It would be hard to choose between annuals and perrenials. Either way would be more work and very limiting. Annuals and perennials make a great team.
Eating locally and eating seasonally help us understand. When I first moved into our new house, the first thing I planted was asparagus. True, we would not benefit from this food source for three years. Every year after that and probably for as long as we lived there, this spring delacy would be ours to enjoy for years to come.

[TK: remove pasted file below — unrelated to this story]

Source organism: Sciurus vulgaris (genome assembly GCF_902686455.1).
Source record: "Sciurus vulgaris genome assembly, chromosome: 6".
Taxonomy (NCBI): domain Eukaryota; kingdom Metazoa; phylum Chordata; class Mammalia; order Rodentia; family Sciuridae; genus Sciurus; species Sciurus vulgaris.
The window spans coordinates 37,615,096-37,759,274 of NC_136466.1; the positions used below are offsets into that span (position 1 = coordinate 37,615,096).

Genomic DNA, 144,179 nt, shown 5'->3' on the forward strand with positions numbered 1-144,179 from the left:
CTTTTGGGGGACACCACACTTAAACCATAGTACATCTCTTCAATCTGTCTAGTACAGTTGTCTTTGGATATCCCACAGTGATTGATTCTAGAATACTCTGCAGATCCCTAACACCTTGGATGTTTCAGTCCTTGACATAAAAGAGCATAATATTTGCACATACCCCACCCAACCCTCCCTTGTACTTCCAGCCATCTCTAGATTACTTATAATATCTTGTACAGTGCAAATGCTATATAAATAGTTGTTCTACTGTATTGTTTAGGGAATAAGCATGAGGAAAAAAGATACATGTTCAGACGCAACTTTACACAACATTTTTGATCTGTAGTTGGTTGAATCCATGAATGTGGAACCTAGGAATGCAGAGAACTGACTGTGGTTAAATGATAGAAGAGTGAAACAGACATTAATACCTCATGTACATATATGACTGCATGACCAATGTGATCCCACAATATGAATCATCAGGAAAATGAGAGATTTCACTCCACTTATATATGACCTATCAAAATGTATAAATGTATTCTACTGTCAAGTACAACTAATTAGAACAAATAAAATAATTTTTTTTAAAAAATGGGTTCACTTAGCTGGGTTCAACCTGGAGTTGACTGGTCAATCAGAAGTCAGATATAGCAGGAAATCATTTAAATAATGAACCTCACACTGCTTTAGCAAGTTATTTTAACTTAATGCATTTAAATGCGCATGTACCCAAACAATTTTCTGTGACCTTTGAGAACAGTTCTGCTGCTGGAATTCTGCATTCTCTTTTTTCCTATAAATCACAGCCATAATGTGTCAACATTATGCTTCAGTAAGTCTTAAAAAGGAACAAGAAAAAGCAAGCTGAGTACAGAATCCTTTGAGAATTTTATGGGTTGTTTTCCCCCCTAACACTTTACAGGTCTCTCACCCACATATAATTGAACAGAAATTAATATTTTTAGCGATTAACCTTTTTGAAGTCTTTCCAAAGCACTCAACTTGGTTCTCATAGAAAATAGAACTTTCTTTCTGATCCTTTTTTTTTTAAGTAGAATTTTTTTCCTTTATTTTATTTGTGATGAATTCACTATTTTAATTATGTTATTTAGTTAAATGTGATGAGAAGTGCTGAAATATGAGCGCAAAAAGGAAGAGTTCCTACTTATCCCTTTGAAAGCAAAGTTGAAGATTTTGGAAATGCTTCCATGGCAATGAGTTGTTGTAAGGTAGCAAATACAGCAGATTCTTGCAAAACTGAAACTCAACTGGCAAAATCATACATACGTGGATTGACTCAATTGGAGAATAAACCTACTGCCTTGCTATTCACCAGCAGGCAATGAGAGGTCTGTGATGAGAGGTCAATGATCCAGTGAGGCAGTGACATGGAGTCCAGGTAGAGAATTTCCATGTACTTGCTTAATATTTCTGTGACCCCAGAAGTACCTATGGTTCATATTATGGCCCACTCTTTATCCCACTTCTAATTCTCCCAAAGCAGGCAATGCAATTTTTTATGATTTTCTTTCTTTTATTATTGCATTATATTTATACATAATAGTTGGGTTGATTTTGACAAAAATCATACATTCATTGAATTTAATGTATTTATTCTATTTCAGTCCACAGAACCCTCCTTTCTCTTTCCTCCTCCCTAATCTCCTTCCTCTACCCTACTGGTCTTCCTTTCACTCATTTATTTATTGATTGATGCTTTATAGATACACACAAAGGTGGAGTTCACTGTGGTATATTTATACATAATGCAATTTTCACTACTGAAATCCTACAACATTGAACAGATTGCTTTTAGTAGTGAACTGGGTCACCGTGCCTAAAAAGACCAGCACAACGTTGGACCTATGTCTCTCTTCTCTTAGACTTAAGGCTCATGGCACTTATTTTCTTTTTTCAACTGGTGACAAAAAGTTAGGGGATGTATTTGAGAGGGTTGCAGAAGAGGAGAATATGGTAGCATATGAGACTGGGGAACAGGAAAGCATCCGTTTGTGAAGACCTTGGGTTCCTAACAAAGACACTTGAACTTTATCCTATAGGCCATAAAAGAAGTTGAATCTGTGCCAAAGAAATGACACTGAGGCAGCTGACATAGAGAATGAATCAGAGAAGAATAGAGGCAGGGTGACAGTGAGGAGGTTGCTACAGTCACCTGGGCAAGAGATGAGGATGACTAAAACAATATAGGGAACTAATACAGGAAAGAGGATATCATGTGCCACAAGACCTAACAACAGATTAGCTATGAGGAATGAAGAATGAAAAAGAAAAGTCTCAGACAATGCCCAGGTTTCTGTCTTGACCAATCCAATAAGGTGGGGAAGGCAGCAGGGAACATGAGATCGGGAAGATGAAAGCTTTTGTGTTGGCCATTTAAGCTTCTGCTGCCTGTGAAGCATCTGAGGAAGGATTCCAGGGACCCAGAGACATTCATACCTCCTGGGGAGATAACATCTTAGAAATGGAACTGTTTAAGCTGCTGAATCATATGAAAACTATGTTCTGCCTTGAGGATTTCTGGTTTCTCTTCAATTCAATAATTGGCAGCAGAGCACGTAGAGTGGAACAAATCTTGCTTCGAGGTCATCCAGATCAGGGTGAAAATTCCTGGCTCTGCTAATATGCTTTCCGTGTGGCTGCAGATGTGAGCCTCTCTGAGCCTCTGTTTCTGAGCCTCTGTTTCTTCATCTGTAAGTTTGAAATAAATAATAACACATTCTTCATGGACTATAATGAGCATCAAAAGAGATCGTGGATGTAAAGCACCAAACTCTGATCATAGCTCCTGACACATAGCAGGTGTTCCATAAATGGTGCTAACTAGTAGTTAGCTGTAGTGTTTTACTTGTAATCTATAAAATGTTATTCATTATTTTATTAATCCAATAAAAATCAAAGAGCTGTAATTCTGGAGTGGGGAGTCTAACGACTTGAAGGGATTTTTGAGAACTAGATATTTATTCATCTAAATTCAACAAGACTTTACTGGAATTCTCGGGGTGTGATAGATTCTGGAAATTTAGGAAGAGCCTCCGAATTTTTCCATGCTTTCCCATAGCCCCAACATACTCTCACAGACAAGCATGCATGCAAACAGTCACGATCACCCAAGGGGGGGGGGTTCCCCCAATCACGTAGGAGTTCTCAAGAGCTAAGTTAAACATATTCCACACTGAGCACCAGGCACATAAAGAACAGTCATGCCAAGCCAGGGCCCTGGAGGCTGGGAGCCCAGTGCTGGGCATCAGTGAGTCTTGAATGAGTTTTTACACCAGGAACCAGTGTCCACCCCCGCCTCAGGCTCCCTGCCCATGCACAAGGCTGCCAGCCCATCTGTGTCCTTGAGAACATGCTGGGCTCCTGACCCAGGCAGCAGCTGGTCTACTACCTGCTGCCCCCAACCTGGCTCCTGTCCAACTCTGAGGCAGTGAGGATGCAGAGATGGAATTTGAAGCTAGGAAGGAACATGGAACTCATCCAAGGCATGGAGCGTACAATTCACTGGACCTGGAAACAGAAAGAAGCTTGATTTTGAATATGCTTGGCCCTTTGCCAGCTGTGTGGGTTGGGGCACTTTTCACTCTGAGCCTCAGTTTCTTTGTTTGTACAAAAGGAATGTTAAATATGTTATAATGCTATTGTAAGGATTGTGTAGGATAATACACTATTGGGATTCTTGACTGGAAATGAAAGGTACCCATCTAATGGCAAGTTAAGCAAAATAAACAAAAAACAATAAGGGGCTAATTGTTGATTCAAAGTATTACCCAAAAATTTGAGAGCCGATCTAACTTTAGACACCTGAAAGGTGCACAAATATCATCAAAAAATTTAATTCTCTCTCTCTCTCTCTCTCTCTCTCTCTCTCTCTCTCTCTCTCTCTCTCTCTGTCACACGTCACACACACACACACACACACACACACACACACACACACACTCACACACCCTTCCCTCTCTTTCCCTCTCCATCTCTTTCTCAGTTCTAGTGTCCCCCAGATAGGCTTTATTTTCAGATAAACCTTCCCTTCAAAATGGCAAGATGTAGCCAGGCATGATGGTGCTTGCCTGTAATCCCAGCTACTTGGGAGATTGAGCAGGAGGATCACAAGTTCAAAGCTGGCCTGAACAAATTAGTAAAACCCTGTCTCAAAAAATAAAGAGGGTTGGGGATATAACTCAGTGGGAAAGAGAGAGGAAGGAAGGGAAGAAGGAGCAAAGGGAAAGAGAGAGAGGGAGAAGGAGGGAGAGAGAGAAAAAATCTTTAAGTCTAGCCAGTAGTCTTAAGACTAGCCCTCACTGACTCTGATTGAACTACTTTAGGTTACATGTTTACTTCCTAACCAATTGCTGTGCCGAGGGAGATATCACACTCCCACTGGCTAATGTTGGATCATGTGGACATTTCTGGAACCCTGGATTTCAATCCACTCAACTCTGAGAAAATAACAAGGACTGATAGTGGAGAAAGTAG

Until those whispy little asparagus ferns get bigger, there is plenty of sunshine in that garden to plant a few strawberry plants. Both asparagus and strawberries are considered perennials in my southeast Missouri USA garden (zone six)
A surprise to many gardeners, tomatoes are really a perennial. Well, not in my back yard. Where they are native, tomatoes are perennials. Most folks here in the U. S. treat them as annuals. At the first hint or suggestion of a frost, tomato plants just cry and die.
See The Hub Pages Report: Which is best? Annuals or Perinnials
I am glad that there are both annuals and perinnials. in my front yard, vegetable patch, patio containers.